The explanatory value of mythological tropes is of a different nature than that of scientific facts. Humans construct internal mythological models, whatever the source material. In fact most of those who think they are working from a scientific model of the world have just assembled metaphors afforded by scientific facts into a mythology.
The specific Daoist imagery around yin and yang embodies specific messages that are of value, among them: 1) Weakness and incompetence are largely illusory, and apparently weak behavior is often adaptive leverage that simply works more slowly and involves a broader range of action. 2) All strength involves some underlying weakness and actually derives its ability to persist from the flexibility imparted by that weakness. 3) But without looking within the weakness for the underlying strength and within the strength for the underlying weakness one may often be legitimately weak or unexpectedly fragile.
You can get the same message from metallurgy, if you want, via a different kind of metaphor. But that is just constructing mythology out of science: Annealing gives you a basis for a metaphor. It does not actually say that, or mean it, it just makes the impression stick. And the fact this can be embedded in a more modernist framework does not mean those messages are not reasonably communicated by this directly mythological trope.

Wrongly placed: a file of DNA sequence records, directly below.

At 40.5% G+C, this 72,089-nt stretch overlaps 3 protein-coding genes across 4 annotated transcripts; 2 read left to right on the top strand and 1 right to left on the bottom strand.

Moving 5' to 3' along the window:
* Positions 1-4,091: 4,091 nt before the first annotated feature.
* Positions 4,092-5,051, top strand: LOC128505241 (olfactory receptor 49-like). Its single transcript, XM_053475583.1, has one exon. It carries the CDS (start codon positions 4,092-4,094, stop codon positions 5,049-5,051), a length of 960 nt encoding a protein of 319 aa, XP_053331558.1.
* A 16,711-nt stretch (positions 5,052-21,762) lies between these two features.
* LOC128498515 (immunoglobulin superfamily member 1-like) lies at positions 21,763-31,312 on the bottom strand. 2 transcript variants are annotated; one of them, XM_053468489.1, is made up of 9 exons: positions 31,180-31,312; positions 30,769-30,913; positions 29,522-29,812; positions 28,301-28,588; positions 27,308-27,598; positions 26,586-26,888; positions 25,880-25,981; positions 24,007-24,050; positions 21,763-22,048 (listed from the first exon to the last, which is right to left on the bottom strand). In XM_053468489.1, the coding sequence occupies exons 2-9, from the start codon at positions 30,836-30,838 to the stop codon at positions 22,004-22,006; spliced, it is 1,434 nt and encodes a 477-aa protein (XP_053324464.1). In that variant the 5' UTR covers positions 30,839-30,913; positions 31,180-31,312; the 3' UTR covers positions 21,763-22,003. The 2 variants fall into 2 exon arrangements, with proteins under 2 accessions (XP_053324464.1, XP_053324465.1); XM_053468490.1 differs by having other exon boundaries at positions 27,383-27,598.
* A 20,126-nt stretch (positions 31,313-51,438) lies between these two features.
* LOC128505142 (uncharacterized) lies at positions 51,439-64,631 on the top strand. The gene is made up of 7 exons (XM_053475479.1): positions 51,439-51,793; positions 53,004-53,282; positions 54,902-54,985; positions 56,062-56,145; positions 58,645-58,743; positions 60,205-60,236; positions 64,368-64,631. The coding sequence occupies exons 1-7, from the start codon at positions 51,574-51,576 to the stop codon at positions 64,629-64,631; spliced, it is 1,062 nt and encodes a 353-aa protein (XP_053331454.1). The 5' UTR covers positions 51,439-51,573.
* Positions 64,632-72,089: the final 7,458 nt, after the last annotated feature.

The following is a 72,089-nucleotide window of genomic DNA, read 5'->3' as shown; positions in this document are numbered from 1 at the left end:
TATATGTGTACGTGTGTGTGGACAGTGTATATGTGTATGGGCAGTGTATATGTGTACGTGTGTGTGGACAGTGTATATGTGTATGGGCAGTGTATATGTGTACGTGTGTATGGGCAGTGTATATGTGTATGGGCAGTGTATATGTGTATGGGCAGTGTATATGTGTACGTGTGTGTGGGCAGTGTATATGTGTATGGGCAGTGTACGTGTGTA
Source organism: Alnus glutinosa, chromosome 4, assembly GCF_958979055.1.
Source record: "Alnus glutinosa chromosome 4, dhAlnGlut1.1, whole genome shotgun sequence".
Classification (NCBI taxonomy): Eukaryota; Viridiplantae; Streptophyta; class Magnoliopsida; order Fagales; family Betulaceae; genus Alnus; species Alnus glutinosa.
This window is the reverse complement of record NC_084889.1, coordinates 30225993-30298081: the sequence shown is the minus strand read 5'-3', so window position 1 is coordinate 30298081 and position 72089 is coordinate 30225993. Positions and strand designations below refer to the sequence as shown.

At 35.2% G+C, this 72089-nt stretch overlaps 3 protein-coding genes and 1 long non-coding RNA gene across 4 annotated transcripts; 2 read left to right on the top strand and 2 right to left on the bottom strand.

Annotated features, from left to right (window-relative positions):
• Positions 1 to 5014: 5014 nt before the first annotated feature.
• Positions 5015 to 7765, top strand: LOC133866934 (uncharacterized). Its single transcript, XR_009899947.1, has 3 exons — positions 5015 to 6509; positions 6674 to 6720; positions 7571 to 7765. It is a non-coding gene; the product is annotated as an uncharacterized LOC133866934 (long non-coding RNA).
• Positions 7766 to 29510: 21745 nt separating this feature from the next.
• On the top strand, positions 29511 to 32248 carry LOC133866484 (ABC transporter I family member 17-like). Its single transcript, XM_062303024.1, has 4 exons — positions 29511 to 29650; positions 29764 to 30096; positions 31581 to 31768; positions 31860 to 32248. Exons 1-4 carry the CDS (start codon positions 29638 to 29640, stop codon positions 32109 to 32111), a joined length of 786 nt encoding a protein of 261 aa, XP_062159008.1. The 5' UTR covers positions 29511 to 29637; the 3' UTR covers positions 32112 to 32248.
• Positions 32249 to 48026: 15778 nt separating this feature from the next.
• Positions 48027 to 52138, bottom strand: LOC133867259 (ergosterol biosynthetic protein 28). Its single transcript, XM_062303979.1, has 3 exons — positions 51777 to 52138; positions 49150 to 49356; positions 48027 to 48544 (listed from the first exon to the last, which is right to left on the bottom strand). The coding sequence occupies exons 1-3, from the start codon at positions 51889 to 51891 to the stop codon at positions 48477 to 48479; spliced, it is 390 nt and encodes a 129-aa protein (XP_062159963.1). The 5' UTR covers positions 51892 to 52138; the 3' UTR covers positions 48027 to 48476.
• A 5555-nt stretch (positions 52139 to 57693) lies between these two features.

It does not matter which thing you take as a metaphor, this particular message is so broad as to be buried within any situation that involves durability or power. So you can look at the sun as a physical object, and find the metaphor reflected that way, or you can look at the Classical Chinese interpretation of the sun through human experience that appears in the framings of the Yi Jing. They both net the same insight, if you just take up the framing. And you can also look at any other star. The meaning might be easier to capture if that star happens to have a planet around it with life on it. But that is not truly necessary. For that matter, you can look at your own exercise regiment, or at the fish in a koi pond, and find the same message.
From a Jungian perspective, a lot of our shared psychology evidences archetypes like this. In the West, the elements, the layering of worlds, the sequence of aspects, etc. from Alchemy, Astrology and Kabbalah are equally not nonsense. They don't realistically predict anything. They are not physical facts, or even 'spiritual truths'. But they encode messages that are easily shared, and that can be used easily to greater psychological effect than more correct facts.
When a computer scientist takes up a pattern like Model-View-Controler, 90% of the intuition here is captured in the Astrological notion of the three aspects: that the durable aspect of something (the Model, its Fixed Nature), the representation of it (the View, its Mutable Nature), and the mechanism of control it affords (the Controller, its Cardinal Nature) are best understood separately, even though they are different perspectives on the same interaction. By not mixing them, they will be easier to communicate. This is not really 'true' in any deep way, but it is conducive to human psychology.
And when the Japanese and Korean car industries decide to adopt a hyper-egalitarian, just-in-time approach that disowns specialist knowledge and explicit strategy and empowers the random worker on the assembly line, it is invoking an acknowledgement of yin, and the understanding that human mastery of machines needs to employ both forms of power.